Meissner lop

Oryctolagus cuniculus dom.

A Meissner ram sits in the middle of his food pile and chews on a blade of grass. IUCN Red List endangerment category: Critically endangered
  • Family
    Rabbits and hares (Leporidae)
  • Weight
    3,5 – 5,5 kg

Highly prized fur

At the end of the 19th century, two merchants from the town of Meissen in eastern Germany decided to start breeding a large rabbit, which was already popular due to the then-high demand for its silver-grey fur. The breed now bears the name of its place of origin.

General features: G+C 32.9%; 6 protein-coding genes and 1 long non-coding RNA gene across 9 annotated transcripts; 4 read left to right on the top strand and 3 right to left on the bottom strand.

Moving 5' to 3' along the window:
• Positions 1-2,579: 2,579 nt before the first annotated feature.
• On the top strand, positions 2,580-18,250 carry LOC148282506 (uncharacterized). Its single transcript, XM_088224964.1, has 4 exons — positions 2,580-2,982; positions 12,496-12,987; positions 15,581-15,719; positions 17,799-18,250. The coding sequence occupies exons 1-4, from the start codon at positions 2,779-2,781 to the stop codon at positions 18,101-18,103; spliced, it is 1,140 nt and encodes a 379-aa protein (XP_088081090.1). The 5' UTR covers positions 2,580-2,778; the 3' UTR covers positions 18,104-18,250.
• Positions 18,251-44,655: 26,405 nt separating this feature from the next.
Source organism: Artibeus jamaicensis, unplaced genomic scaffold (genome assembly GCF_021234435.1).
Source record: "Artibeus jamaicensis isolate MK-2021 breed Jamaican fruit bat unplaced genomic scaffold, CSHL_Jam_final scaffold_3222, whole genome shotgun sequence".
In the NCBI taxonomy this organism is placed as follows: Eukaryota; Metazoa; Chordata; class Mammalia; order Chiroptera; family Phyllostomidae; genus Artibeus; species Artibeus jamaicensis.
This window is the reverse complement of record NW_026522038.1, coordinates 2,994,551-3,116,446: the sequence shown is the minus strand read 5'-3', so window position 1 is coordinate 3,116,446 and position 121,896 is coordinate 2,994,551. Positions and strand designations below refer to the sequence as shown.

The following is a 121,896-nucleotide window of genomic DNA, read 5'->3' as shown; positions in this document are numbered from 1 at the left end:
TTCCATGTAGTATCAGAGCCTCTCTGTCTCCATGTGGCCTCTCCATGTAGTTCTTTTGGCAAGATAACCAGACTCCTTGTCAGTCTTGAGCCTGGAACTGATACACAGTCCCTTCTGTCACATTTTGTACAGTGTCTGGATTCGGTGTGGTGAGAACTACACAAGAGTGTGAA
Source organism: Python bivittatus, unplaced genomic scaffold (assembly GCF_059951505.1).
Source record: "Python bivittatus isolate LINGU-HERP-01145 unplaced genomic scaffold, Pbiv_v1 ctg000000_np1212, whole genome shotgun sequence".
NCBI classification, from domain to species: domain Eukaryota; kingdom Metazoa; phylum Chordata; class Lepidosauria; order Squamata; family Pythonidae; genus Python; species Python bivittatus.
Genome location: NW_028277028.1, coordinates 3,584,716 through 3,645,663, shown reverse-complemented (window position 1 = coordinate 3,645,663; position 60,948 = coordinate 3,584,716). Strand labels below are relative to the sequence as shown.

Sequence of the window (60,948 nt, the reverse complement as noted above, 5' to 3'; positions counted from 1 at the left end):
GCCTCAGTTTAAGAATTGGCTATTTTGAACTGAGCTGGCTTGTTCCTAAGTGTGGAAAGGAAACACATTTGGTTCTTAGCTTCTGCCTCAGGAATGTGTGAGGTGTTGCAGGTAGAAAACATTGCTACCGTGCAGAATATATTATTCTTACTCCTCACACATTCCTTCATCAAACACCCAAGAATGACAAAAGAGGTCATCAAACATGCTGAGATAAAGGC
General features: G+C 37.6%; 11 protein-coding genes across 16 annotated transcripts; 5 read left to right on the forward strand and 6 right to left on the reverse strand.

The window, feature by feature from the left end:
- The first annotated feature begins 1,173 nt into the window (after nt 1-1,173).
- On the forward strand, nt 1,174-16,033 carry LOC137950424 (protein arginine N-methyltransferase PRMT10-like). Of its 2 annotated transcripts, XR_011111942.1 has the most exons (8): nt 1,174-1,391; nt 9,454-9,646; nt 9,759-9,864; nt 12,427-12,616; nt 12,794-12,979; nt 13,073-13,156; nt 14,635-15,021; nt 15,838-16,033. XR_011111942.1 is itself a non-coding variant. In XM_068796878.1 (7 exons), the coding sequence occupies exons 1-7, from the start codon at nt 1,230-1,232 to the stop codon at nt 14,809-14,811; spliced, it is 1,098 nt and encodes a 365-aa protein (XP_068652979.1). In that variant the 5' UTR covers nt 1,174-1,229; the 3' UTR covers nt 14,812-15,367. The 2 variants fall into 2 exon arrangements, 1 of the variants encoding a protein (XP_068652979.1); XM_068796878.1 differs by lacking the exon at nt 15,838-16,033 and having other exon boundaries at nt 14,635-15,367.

The picture shows a Meissen lob. The rabbit looks to the right side of the picture.

Sheep with big ears

The ears of a Meissner lop can measure up to 42 cm long. Its head features a slight arch, known as the crown, which when viewed in profi le is reminiscent of the head of a male sheep or ram. From this comes the German term “Widder” for lop rabbit, meaning ram.

Lop rabbits are born with erect ears. Their ears only begin to tilt after about four to six weeks and become lop ears.


Distribution map meissner ram